William F. Craig, a tool-and-die maker, bandleader, grocer, teacher, and even a ship’s captain, died Jan. 16 at the home of his son, William, in Valencia, Venezuela. He was 95.
He was bed-bound and in declining health after a fall while visiting his son in 2011, his daughter, Bev Martin, said.
He and his wife, Alice, retired to St. Marys, Ga., from their longtime home at Reno Beach in Jerusalem Township.
Mr. Craig was the brother of Army Lt. Robert Craig, the World War II hero who was fatally wounded in Sicily when he drew enemy fire to himself so that his comrades could escape. Lieutenant Craig was posthumously awarded the Medal of Honor. In 1957, a new bridge across the Maumee River was dedicated in Lieutenant Craig’s memory.
“My brother brought a lot of honor to the city of Toledo,” Mr. Craig told The Blade in 1998.
An inner ear balance problem kept Mr. Craig from military service, his daughter said.
He was a skilled tradesman and brought his decades of industrial experience to the former Macomber Vocational-Technical High School, where he taught drafting for 15 years. He knew the standards of his trade and of his former employers — the Electric Auto-Lite Co. and Toledo Scale — and so in class, “he was very strict,” his daughter said.
“Now he would have been an engineer. He did work that was pretty exact. He had a good mind for math.”
He retired in 1980.
He was born Jan. 13, 1918, near Glasgow, the eldest of Jane and William Craig’s three children. The young family moved to Toledo, where relatives had settled, and his father worked at the Libbey-Owens-Ford Co. in Rossford.
Mr. Craig grew up in South Toledo and was a graduate of Libbey High School. He took instrumental music lessons as a child — he played bass and saxophone — and received a scholarship in music from the University of Toledo that covered tuition, but not books.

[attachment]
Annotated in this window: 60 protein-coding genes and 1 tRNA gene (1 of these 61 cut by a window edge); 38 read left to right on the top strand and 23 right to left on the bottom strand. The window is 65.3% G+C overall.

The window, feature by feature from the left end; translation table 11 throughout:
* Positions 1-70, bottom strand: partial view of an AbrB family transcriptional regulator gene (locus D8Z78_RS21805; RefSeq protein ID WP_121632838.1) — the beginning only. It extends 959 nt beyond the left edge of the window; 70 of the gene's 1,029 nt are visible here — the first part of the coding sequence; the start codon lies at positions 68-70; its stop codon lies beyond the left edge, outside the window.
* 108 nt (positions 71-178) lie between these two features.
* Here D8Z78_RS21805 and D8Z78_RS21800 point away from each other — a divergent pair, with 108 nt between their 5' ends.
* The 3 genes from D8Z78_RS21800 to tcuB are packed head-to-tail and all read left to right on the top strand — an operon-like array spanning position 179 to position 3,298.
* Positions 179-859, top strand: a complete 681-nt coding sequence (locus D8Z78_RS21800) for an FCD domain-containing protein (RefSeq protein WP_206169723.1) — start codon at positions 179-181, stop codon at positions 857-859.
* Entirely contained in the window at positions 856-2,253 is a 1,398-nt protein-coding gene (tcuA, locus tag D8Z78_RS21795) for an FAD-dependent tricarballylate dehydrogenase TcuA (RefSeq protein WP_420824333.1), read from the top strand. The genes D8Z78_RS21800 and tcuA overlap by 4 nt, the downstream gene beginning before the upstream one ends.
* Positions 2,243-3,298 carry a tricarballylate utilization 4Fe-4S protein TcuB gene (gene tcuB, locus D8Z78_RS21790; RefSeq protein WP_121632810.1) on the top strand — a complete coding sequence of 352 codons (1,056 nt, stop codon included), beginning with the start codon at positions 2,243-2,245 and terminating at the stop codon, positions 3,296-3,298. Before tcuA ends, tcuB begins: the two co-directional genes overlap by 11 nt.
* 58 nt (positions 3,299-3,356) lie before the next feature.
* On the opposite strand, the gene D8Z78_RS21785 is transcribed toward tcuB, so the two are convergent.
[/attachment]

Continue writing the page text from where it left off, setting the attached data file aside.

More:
“His parents were very frugal, and they felt even that was too much to pay,” his daughter said. “He went to work.”
For decades, though, he was known in northwest Ohio and southeast Michigan for his music. He formed a dance band and played regularly at leading nightspots, including the Trianon Ballroom and Kin Wa Low, and dance pavilions on Lake Erie. Into the mid-1960s, Bill Craig and His Society Orchestra played for school and country club dances and had engagements at Centennial Terrace and supper clubs.
He and his wife had a summer cottage with a Lake Erie view, but in the late 1940s, they built a structure that included a grocery and a grill, with three apartments and living quarters for the family.
“It was a family-type of business,” his daughter said. In 1954, when President Dwight Eisenhower paid the first of what would be two duck-hunting visits to the exclusive Cedar Point Club in Jerusalem Township, the Craig family grocery was selected to provide food for the stay.
Eventually, workload and overhead outpaced revenue. The family closed the grill by the late 1950s and the market in the early 1960s. He’d been an officer in the independent grocers’ association, his daughter said.
Mr. Craig owned three boats in succession. He had to be certified as a captain to operate his last vessel, a 142-foot-long former minesweeper named Miss Juanita. He bought the minesweeper in Nova Scotia and sailed it down the St. Lawrence Seaway and across Lake Ontario and Lake Erie and docked it in Port Clinton. For several years, he and his wife lived onboard.
The couple bought property near the Georgia-Florida border on which to retire. They sailed the minesweeper down the Atlantic coast to their property and sold it after they completed a home there.
“He was very industrious. His mind was always working,” their daughter said. “Fortunately, my mother was very easy-going and let him do his thing.”
Mr. Craig’s wife of more than 65 years died in September, 2007.
Surviving are his son, William Craig; daughter, Beverly Martin; seven grandchildren, and seven great-grandchildren.
Mr. Craig was cremated and there will be no services, his daughter said.
Contact Mark Zaborney at: email@example.com or 419-724-6182.
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